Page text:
If we are lovers of God, we love what God loves

Thomas Watson in All Things for Good (orig., A Divine Cordial) writes about tests we can give ourselves to determine whether or not we genuinely love God.  Test nine follows:

If we are lovers of God, we love what God loves.

Thomas Watson(i.) We love God’s Word. David esteemed the Word, for the sweetness of it, above honey (Psalm 119:103), and for the value of it, above gold (Psalm 9:72). The lines of Scripture are richer than the mines of gold. Well may we love the Word; it is the load-star that directs us to heaven, it is the field in which the Pearl is hid. That man who does not love the Word, but thinks it too strict and could wish any part of the Bible torn out (as an adulterer did the seventh commandment), he has not the least spark of love in his heart.

(ii.) We love God’s day. We do not only keep a sabbath, but love a sabbath. “If thou call the sabbath a delight” (Isa. 58:13). The sabbath is that which keeps up the face of religion amongst us; this day must be consecrated as glorious to the Lord. The house of God is the palace of the great King, on the sabbath God shows Himself there through the lattice. If we love God we prize His day above all other days. All the week would be dark if it were not for this day; on this day manna falls double. Now, if ever, heaven gate stands open, and God comes down in a golden shower. This blessed day the Sun of righteousness rises upon the soul. How does a gracious heart prize that day which was made on purpose to enjoy God in.

(iii.) We love God’s laws. A gracious soul is glad of the law because it checks his sinful excesses. The heart would be ready to run wild in sin if it had not some blessed restraints put upon it by the law of God. He that loves God loves His law — the law of repentance, the law of self-denial. Many say they love God but they hate His laws. “Let us break their bands asunder, and cast away their cords from us” (Psalm 2:3). God’s precepts are compared to cords, they bind men to their good behaviour; but the wicked think these cords too tight, therefore they say, Let us break them. They pretend to love Christ as a Saviour, but hate Him as a King. Christ tells us of His yoke (Matt. 11:29). Sinners would have Christ put a crown upon their head, but not a yoke upon their neck. He were a strange king that should rule without laws.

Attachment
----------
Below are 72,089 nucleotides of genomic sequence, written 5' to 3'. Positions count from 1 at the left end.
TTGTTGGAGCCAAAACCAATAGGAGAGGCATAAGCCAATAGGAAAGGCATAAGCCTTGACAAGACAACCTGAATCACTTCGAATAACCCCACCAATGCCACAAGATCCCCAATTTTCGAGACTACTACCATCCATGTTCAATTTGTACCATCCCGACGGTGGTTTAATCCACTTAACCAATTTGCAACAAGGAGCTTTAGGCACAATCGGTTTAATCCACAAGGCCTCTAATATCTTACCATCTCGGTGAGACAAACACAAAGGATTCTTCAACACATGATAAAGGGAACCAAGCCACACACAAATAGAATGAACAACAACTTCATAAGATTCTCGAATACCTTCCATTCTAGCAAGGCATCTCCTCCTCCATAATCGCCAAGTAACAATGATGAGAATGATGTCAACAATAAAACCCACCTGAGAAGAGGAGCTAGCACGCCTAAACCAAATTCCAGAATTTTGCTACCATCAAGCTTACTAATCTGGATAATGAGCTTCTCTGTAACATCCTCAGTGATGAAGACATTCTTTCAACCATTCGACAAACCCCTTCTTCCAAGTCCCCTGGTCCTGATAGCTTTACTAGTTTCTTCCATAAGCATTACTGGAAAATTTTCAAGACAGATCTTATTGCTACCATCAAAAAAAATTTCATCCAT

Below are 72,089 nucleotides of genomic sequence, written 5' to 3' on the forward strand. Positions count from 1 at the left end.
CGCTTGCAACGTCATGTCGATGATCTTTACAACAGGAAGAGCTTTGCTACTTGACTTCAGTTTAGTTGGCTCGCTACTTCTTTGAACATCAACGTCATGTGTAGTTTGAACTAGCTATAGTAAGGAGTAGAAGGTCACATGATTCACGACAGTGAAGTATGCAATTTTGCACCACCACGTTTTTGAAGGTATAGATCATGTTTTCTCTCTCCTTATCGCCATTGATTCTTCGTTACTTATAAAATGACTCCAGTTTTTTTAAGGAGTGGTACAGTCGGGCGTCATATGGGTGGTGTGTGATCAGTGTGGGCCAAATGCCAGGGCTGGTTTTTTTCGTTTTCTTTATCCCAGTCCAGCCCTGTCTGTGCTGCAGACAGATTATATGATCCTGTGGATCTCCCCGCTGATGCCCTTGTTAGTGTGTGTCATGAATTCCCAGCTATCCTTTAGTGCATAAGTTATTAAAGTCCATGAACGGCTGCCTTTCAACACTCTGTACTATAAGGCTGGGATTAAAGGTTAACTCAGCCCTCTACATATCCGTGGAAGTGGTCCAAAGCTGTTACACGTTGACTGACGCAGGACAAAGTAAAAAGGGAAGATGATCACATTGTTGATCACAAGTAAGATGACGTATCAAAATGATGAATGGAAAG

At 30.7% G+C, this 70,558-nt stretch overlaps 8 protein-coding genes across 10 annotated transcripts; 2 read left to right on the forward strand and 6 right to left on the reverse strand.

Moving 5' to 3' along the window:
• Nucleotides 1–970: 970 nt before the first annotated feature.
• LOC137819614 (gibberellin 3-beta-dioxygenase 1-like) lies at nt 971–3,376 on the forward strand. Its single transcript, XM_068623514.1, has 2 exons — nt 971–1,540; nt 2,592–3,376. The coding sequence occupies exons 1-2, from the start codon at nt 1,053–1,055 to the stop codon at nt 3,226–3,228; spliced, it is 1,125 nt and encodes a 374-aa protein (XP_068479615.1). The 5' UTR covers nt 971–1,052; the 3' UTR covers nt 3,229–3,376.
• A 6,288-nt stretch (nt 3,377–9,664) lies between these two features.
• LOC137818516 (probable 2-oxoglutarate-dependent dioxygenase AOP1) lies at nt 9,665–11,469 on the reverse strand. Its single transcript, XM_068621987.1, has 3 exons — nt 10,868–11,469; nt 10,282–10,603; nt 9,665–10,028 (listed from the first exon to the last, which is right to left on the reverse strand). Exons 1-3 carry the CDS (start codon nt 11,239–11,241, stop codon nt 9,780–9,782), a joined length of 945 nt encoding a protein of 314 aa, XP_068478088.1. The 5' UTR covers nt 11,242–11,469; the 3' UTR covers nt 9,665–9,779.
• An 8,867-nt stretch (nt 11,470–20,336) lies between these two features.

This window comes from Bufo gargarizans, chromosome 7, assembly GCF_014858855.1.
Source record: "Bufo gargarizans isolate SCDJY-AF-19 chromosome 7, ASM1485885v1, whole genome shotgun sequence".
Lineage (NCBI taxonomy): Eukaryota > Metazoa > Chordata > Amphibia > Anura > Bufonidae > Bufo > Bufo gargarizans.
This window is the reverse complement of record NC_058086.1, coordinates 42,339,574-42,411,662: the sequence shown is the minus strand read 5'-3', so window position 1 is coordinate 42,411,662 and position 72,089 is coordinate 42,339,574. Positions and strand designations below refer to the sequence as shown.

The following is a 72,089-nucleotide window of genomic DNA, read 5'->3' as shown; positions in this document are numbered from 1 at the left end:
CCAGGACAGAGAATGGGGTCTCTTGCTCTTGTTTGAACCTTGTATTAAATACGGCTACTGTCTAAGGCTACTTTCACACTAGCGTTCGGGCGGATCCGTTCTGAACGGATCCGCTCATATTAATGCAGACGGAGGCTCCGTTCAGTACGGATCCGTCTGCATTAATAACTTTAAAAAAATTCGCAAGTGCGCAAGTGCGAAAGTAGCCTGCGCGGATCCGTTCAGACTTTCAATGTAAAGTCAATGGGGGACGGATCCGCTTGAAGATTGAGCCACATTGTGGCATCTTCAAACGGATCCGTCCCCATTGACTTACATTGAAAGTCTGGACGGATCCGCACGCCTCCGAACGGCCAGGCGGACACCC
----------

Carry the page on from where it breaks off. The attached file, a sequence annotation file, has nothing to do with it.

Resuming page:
(iv.) We love God’s picture, we love His image shining in the saints. “He that loves Him that begat, loves him also that is begotten of him” (1 John 5:1). It is possible to love a saint, yet not to love him as a saint; we may love him for something else, for his ingenuity, or because he is affable and bountiful. A beast loves a man, but not as he is a man, but because he feeds him, and gives him provender. But to love a saint as he is a saint, this is a sign of love to God. If we love a saint for his saintship, as having something of God in him, then we love him in these four cases.

(a) We love a saint, though he be poor. A man that loves gold, loves a piece of gold, though it be in a rag: so, though a saint be in rags, we love him, because there is something of Christ in him.

(b) We love a saint, though he has many personal failings. There is no perfection here. In some, rash anger prevails; in some, inconstancy; in some, too much love of the world. A saint in this life is like gold in the ore, much dross of infirmity cleaves to him, yet we love him for the grace that is in him. A saint is like a fair face with a scar: we love the beautiful face of holiness, though there be a scar in it. The best emerald has its blemishes, the brightest stars their twinklings, and the best of the saints have their failings. You that cannot love another because of his infirmities, how would you have God love you?

(c) We love the saints though in some lesser things they differ from us. Perhaps another Christian has not so much light as you, and that may make him err in some things; will you presently unsaint him because he cannot come up to your light? Where there is union in fundamentals, there ought to be union in affections.

(d) We love the saints, though they are persecuted. We love precious metal, though it be in the furnace. St. Paul did bear in his body the marks of the Lord Jesus (Gal. 6:17). Those marks were, like the soldier’s scars, honourable. We must love a saint as well in chains as in scarlet. If we love Christ, we love His persecuted members.

If this be love to God, when we love His image sparkling in the saints, oh then, how few lovers of God are to be found! Do they love God, who hate them that are like God? Do they love Christ’s person, who are filled with a spirit of revenge against His people? How can that wife be said to love her husband, who tears his picture? Surely Judas and Julian are not yet dead, their spirit yet lives in the world. Who are guilty but the innocent! What greater crime than holiness, if the devil may be one of the grand jury! Wicked men seem to bear great reverence to the saints departed; they canonise dead saints, but persecute living. In vain do men stand up at the creed, and tell the world they believe in God, when they abominate one of the articles of the creed, namely, the communion of saints. Surely, there is not a greater sign of a man ripe for hell, than this, not only to lack grace, but to hate it.

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